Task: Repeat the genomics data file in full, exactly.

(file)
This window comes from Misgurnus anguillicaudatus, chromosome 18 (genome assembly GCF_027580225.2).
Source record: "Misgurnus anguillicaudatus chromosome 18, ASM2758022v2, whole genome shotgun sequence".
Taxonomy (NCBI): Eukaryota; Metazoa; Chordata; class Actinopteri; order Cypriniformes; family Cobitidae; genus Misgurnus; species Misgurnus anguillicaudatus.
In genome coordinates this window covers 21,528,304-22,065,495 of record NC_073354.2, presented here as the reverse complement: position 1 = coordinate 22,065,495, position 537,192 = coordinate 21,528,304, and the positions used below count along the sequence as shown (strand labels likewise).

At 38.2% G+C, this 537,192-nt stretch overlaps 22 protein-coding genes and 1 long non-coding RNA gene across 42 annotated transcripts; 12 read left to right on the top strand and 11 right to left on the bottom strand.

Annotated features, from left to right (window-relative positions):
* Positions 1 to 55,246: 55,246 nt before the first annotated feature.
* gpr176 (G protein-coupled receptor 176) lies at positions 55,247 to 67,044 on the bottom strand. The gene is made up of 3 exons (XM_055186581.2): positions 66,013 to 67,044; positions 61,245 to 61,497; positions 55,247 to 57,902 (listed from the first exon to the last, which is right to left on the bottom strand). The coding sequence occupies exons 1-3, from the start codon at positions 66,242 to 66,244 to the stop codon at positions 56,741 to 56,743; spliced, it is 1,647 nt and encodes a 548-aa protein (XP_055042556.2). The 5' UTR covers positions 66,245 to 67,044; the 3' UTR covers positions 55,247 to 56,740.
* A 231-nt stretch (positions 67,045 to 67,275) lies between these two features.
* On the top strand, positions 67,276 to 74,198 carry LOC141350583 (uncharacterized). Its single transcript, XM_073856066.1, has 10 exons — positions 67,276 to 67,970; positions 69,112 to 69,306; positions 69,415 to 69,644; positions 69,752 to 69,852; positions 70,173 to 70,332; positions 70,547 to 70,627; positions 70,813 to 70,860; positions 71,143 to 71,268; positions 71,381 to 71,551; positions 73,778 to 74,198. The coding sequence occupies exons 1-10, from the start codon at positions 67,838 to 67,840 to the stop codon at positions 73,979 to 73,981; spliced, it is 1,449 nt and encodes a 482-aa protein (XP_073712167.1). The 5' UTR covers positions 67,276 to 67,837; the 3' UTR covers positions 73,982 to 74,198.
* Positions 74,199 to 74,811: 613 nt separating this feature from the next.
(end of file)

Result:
This window comes from Misgurnus anguillicaudatus, chromosome 18 (genome assembly GCF_027580225.2).
Source record: "Misgurnus anguillicaudatus chromosome 18, ASM2758022v2, whole genome shotgun sequence".
Taxonomy (NCBI): Eukaryota; Metazoa; Chordata; class Actinopteri; order Cypriniformes; family Cobitidae; genus Misgurnus; species Misgurnus anguillicaudatus.
In genome coordinates this window covers 21,528,304-22,065,495 of record NC_073354.2, presented here as the reverse complement: position 1 = coordinate 22,065,495, position 537,192 = coordinate 21,528,304, and the positions used below count along the sequence as shown (strand labels likewise).

At 38.2% G+C, this 537,192-nt stretch overlaps 22 protein-coding genes and 1 long non-coding RNA gene across 42 annotated transcripts; 12 read left to right on the top strand and 11 right to left on the bottom strand.

Annotated features, from left to right (window-relative positions):
* Positions 1 to 55,246: 55,246 nt before the first annotated feature.
* gpr176 (G protein-coupled receptor 176) lies at positions 55,247 to 67,044 on the bottom strand. The gene is made up of 3 exons (XM_055186581.2): positions 66,013 to 67,044; positions 61,245 to 61,497; positions 55,247 to 57,902 (listed from the first exon to the last, which is right to left on the bottom strand). The coding sequence occupies exons 1-3, from the start codon at positions 66,242 to 66,244 to the stop codon at positions 56,741 to 56,743; spliced, it is 1,647 nt and encodes a 548-aa protein (XP_055042556.2). The 5' UTR covers positions 66,245 to 67,044; the 3' UTR covers positions 55,247 to 56,740.
* A 231-nt stretch (positions 67,045 to 67,275) lies between these two features.
* On the top strand, positions 67,276 to 74,198 carry LOC141350583 (uncharacterized). Its single transcript, XM_073856066.1, has 10 exons — positions 67,276 to 67,970; positions 69,112 to 69,306; positions 69,415 to 69,644; positions 69,752 to 69,852; positions 70,173 to 70,332; positions 70,547 to 70,627; positions 70,813 to 70,860; positions 71,143 to 71,268; positions 71,381 to 71,551; positions 73,778 to 74,198. The coding sequence occupies exons 1-10, from the start codon at positions 67,838 to 67,840 to the stop codon at positions 73,979 to 73,981; spliced, it is 1,449 nt and encodes a 482-aa protein (XP_073712167.1). The 5' UTR covers positions 67,276 to 67,837; the 3' UTR covers positions 73,982 to 74,198.
* Positions 74,199 to 74,811: 613 nt separating this feature from the next.